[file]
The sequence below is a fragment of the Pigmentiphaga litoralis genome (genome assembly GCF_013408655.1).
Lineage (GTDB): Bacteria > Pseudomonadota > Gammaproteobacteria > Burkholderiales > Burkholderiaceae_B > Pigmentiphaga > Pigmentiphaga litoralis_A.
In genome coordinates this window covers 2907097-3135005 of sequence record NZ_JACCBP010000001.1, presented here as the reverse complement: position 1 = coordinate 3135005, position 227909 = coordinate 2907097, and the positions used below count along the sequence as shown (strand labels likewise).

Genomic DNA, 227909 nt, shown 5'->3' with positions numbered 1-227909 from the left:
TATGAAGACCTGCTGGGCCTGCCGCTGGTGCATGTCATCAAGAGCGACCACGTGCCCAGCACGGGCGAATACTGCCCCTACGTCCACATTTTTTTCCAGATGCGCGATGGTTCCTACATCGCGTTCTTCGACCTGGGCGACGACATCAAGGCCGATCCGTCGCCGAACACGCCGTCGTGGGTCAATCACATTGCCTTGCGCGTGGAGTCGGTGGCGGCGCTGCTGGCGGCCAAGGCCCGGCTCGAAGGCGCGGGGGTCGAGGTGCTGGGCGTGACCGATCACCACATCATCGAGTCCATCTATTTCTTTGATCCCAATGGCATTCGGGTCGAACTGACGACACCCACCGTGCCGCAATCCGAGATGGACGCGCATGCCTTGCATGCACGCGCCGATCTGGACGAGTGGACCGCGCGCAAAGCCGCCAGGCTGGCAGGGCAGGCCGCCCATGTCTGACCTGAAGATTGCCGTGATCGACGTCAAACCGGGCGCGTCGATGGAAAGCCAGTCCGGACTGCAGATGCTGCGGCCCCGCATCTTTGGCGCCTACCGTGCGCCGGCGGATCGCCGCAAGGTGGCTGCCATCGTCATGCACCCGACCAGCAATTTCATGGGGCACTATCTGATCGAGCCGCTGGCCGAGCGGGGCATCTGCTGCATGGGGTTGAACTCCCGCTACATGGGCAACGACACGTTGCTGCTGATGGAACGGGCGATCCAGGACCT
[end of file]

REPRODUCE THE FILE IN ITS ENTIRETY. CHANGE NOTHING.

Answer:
The sequence below is a fragment of the Pigmentiphaga litoralis genome (genome assembly GCF_013408655.1).
Lineage (GTDB): Bacteria > Pseudomonadota > Gammaproteobacteria > Burkholderiales > Burkholderiaceae_B > Pigmentiphaga > Pigmentiphaga litoralis_A.
In genome coordinates this window covers 2907097-3135005 of sequence record NZ_JACCBP010000001.1, presented here as the reverse complement: position 1 = coordinate 3135005, position 227909 = coordinate 2907097, and the positions used below count along the sequence as shown (strand labels likewise).

Genomic DNA, 227909 nt, shown 5'->3' with positions numbered 1-227909 from the left:
TATGAAGACCTGCTGGGCCTGCCGCTGGTGCATGTCATCAAGAGCGACCACGTGCCCAGCACGGGCGAATACTGCCCCTACGTCCACATTTTTTTCCAGATGCGCGATGGTTCCTACATCGCGTTCTTCGACCTGGGCGACGACATCAAGGCCGATCCGTCGCCGAACACGCCGTCGTGGGTCAATCACATTGCCTTGCGCGTGGAGTCGGTGGCGGCGCTGCTGGCGGCCAAGGCCCGGCTCGAAGGCGCGGGGGTCGAGGTGCTGGGCGTGACCGATCACCACATCATCGAGTCCATCTATTTCTTTGATCCCAATGGCATTCGGGTCGAACTGACGACACCCACCGTGCCGCAATCCGAGATGGACGCGCATGCCTTGCATGCACGCGCCGATCTGGACGAGTGGACCGCGCGCAAAGCCGCCAGGCTGGCAGGGCAGGCCGCCCATGTCTGACCTGAAGATTGCCGTGATCGACGTCAAACCGGGCGCGTCGATGGAAAGCCAGTCCGGACTGCAGATGCTGCGGCCCCGCATCTTTGGCGCCTACCGTGCGCCGGCGGATCGCCGCAAGGTGGCTGCCATCGTCATGCACCCGACCAGCAATTTCATGGGGCACTATCTGATCGAGCCGCTGGCCGAGCGGGGCATCTGCTGCATGGGGTTGAACTCCCGCTACATGGGCAACGACACGTTGCTGCTGATGGAACGGGCGATCCAGGACCT